2. Add carrots, celery, zucchini, garlic, and rosemary, and cook a few minutes more.
  3. Add cooked beans and water or stock. Simmer for about 10-15 minutes, until flavors are blended.
  4. Add basil and season with more sea salt, if needed.
  5. Garnish with fresh parsley or other seasonal herbs and serve warm.
Variations
  1. Garnish with pieces of pan-fried dulse instead of parsley.
  2. When reheating, add a handful of baby spinach or kale.
  3. Make a large batch and freeze half to warm up later.
  4. Use chicken stock or chicken bone broth in place of the vegetable stock.
  5. Add 1 cup cooked shredded chicken for a heartier soup.

 

Watch these videos I made with Dr. Jonathan Schultz of Family First Chiropractic (Austin, TX) on making Italian White Bean Soup with Fresh Rosemary and Basil:

Italian White Bean Soup video:

 

Knife skills and veggie prep for Italian White Bean Soup video:

 

Related recipes on my blog:

Italian Chickpea Soup with Fusilli Pasta

Giant Peruvian Lima Beans

Homemade Black Bean

 

Upcoming Classes and Workshops:

I’m teaching the kids’ cooking classes at Con’ Olio Oils and Vinegars shop in the Arboretum (NW Austin) this summer! Please check out the schedule here.

For the schedule of classes at my home in SW Austin, click here.

For private and group classes, click here.

Corporate team building workshops centered around cooking and wellness:

Check out my web site for corporate team building and contact me if you have a group interested in doing a workshop with me!

Cilantro Lime Dressing

Here is one of my favorite salad dressings that I use on simple garden salads, buddha bowls, and even tacos! It goes especially well with any dish including avocados, such as my Southwestern Summer Salad! Cilantro lime dressing is best made in a blender to get a smooth texture and beautiful green color.

5.0 from 1 reviews
Cilantro Lime Dressing
 
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Author:
Recipe type: Dressing
Cuisine: Southwestern
Ingredients
  • 1 cup cilantro leaves, packed
  • 1 clove garlic
  • 2 tablespoons toasted pepitas (pumpkin seeds)
  • 1 tablespoon sweet white miso
  • 1 tablespoon umeboshi (ume plum) vinegar
  • 1 tablespoon tamari, Eden brand recommended
  • zest of 1 lime
  • juice of 1 lime
  • 2 teaspoons maple syrup
  • ½ cup extra-virgin olive oil
  • spring or filtered water
Instructions
  1. Blend all ingredients except water in blender until smooth.
  2. Add water one tablespoon at a time if a thinner dressing is desired.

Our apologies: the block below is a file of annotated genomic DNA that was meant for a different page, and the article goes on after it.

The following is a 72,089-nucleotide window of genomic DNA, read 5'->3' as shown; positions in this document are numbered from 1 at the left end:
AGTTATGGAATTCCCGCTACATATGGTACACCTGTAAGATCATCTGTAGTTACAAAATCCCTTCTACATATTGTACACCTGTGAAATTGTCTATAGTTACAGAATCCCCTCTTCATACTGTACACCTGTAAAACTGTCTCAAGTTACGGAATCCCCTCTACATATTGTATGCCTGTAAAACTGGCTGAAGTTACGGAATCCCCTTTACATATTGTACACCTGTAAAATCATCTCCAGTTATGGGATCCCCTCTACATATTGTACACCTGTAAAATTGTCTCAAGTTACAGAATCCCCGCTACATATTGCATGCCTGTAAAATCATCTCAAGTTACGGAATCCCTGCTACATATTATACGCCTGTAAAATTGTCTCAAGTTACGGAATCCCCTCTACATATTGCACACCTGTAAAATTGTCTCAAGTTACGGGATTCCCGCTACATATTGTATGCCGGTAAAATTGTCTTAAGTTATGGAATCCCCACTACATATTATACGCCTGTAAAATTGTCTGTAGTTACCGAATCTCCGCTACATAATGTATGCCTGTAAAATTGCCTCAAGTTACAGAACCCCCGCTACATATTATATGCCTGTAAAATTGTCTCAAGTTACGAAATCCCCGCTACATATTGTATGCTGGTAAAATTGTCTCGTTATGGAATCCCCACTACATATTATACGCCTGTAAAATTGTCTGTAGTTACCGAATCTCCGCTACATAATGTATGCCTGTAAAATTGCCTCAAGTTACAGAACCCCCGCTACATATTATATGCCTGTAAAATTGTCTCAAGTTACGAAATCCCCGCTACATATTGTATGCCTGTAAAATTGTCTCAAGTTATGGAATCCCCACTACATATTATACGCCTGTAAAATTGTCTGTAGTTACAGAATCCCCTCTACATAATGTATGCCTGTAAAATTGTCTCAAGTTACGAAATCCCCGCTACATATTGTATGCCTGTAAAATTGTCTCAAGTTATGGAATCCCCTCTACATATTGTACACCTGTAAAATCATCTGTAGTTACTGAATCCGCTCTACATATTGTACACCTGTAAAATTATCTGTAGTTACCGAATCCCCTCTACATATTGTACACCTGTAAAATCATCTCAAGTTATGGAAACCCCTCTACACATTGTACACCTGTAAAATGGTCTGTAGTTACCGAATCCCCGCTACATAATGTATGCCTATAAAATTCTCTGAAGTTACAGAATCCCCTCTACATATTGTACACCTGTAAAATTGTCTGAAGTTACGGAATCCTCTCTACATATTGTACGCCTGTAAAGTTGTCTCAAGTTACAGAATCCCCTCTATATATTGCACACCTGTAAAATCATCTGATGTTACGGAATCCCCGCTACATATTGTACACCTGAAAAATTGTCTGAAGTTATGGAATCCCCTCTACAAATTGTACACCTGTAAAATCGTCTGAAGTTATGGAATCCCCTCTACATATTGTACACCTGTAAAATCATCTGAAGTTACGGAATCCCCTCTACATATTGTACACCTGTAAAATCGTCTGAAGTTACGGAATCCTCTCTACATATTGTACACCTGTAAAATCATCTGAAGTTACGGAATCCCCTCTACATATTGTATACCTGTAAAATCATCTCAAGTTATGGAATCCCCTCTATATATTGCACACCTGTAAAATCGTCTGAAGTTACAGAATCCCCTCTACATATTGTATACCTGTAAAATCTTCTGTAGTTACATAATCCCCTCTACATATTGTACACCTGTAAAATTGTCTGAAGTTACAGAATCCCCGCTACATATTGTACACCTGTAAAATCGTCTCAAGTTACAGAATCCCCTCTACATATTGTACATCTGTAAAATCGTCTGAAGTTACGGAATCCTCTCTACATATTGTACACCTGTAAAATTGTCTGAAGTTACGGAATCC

Want to learn how to make delicious, healthy food while meeting new people? Chef Rachel’s current class schedule is available here. 

Fresh Arugula and Fig Salad with Citrus Dressing and Marcona Almonds

salad with fresh figs, avocado, marcona almonds

Mmmm… fresh figs! Late summer and early fall is the height of fig season. Right now in Austin, the grocery stores have been fully stocked with varieties of figs from California that range in color from dark purple to bright green on the outside, to various shades of pink on the inside. They are best when heavy, plump, unblemished, and slightly soft on the outside. Figs that are squishy are probably overripe. Check out this article to learn more about how to choose figs.

Varieties of ripe figs
Varieties of ripe figs. Photo Credit: Photo © Patrizia Savarese/Getty Images

In this recipe, I have chosen to marinate the fennel in citrus, olive oil, and salt before adding it to the salad. This slightly softens the fennel and makes it more flavorful. Fennel bulbs are easy to slice if you first trim the stems and fronds from the bulb, cut into quarters, and then thinly slice each quarter. If the stems are juicy and flavorful, they can also be thinly sliced and added to the marinade.

FennelTrim fennel root and stems. Cut in half.

fennel- quarteredCut each half in half.

Fennel-4Slice off the hard core from each fennel quarter. Slice thinly.

I recommend using a good quality, aged balsamic vinegar that is less acidic and slightly sweet. I used the Central Market brand Aged Balsamic Vinegar of Modena from Italy for this recipe. It costs about $16 and can be bought online or in the Austin Central Market stores.

balsamic vinegar

I used a tangerine-infused olive oil from Vom Faas specialty store. You can sub a good quality extra virgin olive oil if you can’t find this ingredient.